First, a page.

The Telegraph reiterates the need for context: “There are enough unknown factors in the complex and chaotic climate system for it to surprise us entirely. But more important, because hurricanes are relatively few in number, it’s difficult to sort out signal from noise.”
It is wrong of politicians to use Hurricane Sandy as a chance to squeeze more money out of the federal government or legitimize global warming policies that impact the health of the economy instead of the health of the environment. Sandy instead should cause leaders to take stock of poor decisions that were made long before the storm and have made its effects so devastating.
As New York Times blogger Andrew Revkin writes: “The impacts of this storm are 100 percent our fault. In other words, we make decisions every day as human beings about where to live, what kind of building codes, what kinds of subsidies for coastal insurance, and that’s where there’s no debate about the anthropogenic influence. The fact that the tunnels filled showed that we in New York City, New York State and this country didn’t make it a high priority to gird ourselves against a superstorm.”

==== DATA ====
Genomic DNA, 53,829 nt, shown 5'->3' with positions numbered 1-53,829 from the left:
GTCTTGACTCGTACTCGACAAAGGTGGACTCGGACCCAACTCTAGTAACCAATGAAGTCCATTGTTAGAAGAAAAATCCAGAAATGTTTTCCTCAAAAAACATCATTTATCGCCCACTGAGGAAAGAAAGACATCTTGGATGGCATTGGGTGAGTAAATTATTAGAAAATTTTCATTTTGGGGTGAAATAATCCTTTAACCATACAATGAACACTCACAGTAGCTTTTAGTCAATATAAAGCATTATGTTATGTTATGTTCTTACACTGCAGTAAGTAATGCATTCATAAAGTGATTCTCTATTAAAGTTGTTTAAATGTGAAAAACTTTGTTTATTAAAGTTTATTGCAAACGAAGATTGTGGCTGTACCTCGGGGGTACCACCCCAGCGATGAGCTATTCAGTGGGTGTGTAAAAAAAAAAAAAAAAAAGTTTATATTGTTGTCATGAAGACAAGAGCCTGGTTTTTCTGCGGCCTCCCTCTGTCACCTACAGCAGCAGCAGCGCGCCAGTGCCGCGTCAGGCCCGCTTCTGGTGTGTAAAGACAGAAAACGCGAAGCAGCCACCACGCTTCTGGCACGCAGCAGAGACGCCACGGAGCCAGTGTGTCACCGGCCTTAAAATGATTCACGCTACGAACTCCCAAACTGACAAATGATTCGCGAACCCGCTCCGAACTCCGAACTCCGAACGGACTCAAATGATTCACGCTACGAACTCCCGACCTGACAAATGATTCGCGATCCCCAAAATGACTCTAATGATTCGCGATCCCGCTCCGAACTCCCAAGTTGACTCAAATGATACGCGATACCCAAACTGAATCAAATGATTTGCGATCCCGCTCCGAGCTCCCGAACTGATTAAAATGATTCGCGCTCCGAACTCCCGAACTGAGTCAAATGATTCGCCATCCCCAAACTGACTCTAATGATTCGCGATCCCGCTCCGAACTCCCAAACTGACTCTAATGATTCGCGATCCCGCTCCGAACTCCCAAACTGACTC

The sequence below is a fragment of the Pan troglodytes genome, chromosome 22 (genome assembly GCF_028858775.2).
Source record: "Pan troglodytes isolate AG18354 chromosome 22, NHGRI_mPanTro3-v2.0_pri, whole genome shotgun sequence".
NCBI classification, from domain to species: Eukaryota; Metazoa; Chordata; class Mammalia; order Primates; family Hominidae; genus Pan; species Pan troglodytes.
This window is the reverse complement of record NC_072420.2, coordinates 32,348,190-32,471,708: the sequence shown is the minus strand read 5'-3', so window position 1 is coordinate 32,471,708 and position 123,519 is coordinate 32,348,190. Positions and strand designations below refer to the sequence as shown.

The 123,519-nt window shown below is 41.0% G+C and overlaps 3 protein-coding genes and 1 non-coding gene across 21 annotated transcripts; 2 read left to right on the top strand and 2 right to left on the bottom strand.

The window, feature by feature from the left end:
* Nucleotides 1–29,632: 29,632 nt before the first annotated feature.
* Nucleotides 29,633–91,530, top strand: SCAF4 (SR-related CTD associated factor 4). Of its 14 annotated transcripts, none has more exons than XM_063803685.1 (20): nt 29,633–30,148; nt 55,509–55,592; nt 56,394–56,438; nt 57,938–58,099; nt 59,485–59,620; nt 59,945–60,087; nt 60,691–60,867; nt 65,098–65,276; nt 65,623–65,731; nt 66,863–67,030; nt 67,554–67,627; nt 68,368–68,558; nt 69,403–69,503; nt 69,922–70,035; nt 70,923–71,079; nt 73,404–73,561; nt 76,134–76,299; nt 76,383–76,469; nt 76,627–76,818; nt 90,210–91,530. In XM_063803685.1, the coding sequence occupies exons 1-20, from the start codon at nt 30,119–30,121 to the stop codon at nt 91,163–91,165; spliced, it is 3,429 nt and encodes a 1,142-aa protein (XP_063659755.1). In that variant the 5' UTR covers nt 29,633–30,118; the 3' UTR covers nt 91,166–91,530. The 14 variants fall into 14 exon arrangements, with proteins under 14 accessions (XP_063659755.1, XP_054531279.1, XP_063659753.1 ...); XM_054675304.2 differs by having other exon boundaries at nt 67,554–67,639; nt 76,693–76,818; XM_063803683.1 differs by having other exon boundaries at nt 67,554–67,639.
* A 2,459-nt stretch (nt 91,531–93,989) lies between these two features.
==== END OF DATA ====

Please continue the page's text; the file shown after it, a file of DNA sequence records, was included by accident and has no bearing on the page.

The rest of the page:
The sad truth is that where the federal government did have a role in infrastructure, money has been spent irresponsibly to build bridges to nowhere, flowering streetscapes and bike and nature trails.
Perspective is key when it comes to policy decisions dealing with recovery and preparing for the next big storm, just as it is when it comes to making generalizations about the climate.
Katie Tubb is a researcher in the Roe Institute for Economic Policy Studies at The Heritage Foundation. Readers may write to the author in care of The Heritage Foundation, 214 Massachusetts Avenue NE, Washington, D.C. 20002; Web site: www.heritage.org.